For Alfred memories of the three days he spent in Dunkirk in May 1940 will never fade. He was among 340,000 British servicemen at the time, but today stands as one of the few survivors of the British Expeditionary Force who were sent to France. He was called up in September 1939, joining the Royal Army Service Corps as a lorry driver – a mundane job if he wasn’t an easy target for German warplanes.
His first experience of combat came on a beautiful day – blue skies and little white clouds, like any other – but it has remained with him ever since. ‘I walked across the square, lorries were parked under trees for camouflage, and a German plane machine gunned me as I walked across the square. It was my 21st birthday,’ he says. Fortunately, Alfred was unharmed (‘he was a bad shot’).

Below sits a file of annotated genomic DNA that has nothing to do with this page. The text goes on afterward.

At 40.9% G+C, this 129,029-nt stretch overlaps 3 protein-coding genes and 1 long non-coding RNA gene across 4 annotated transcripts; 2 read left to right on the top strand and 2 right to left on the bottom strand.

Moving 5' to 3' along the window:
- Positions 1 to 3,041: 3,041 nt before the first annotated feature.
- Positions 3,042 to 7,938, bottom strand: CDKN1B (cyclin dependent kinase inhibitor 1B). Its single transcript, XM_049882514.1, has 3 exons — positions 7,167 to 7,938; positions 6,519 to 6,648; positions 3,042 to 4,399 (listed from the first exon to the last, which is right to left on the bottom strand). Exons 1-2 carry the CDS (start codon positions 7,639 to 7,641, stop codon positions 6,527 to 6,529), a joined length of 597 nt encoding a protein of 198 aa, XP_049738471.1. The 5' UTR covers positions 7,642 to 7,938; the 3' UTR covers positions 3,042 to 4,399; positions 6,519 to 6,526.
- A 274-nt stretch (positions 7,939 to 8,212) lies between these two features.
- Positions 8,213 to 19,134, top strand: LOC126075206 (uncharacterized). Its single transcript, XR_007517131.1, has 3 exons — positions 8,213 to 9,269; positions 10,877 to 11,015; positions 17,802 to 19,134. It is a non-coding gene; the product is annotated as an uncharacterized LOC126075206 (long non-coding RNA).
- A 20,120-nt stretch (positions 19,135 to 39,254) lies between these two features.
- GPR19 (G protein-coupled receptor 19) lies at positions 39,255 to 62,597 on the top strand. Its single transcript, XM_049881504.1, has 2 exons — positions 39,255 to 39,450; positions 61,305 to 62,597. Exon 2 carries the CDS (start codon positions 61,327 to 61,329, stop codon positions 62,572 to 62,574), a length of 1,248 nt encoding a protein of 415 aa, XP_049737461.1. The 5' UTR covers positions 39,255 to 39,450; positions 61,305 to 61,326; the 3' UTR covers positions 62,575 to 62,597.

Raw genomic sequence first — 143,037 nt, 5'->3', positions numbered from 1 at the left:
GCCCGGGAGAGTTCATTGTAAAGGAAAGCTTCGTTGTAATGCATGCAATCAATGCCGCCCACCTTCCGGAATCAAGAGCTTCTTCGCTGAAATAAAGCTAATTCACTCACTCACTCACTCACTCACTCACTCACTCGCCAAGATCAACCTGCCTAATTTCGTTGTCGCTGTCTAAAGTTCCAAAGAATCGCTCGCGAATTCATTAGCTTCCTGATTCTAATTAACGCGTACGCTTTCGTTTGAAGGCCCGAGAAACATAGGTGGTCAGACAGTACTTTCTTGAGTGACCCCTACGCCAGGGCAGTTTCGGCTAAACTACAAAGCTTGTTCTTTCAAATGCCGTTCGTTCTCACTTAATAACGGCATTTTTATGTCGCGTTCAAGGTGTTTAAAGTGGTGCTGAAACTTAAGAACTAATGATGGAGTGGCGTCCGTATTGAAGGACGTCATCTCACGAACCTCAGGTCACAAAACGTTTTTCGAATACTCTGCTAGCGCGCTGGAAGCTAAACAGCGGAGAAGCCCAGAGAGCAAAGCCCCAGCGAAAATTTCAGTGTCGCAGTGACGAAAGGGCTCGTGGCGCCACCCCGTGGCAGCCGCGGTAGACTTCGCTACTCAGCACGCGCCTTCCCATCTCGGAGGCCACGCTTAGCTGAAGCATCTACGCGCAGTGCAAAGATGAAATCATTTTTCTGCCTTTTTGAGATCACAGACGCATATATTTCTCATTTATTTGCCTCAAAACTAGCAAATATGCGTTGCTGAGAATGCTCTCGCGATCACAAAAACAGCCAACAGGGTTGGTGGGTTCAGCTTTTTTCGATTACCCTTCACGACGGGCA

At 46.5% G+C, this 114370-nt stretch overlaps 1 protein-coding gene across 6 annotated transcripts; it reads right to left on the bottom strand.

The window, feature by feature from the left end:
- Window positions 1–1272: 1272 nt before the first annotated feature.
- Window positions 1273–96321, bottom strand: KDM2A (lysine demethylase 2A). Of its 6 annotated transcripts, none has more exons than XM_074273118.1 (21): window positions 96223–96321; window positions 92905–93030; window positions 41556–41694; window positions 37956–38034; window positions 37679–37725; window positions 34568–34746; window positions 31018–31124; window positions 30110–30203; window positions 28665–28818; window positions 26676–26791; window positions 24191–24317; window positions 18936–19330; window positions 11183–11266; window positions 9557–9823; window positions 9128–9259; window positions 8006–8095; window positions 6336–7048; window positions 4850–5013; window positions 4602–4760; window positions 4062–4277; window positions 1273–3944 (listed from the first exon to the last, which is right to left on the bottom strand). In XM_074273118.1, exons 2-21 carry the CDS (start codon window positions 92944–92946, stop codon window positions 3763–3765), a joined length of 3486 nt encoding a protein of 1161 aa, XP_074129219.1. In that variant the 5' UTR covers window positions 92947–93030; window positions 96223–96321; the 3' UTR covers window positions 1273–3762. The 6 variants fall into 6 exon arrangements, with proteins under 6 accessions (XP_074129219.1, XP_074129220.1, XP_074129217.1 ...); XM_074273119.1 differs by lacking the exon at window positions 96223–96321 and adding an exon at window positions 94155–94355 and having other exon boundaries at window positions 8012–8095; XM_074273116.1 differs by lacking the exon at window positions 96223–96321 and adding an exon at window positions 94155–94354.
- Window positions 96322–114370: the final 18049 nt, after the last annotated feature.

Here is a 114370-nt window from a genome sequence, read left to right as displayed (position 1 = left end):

On his way to a village in France to drop off supplies, just a few days later, the 21-year old soldier encountered a demolished bridge and a British Army officer – one he initially mistook for a German soldier. ‘I saw somebody come up from the grass verge with a revolver in his hand. I grabbed my rifle, but realised it was a British officer.’ The officer enquired as to his destination before quickly warning him of the little village a couple of miles up the road. ‘Luckily for you, the bridge is down and the road blocked – the Germans are still in charge of that village… You’re encircled, in case you don’t know,’ the officer warned grimly. ‘I would have driven straight into them.’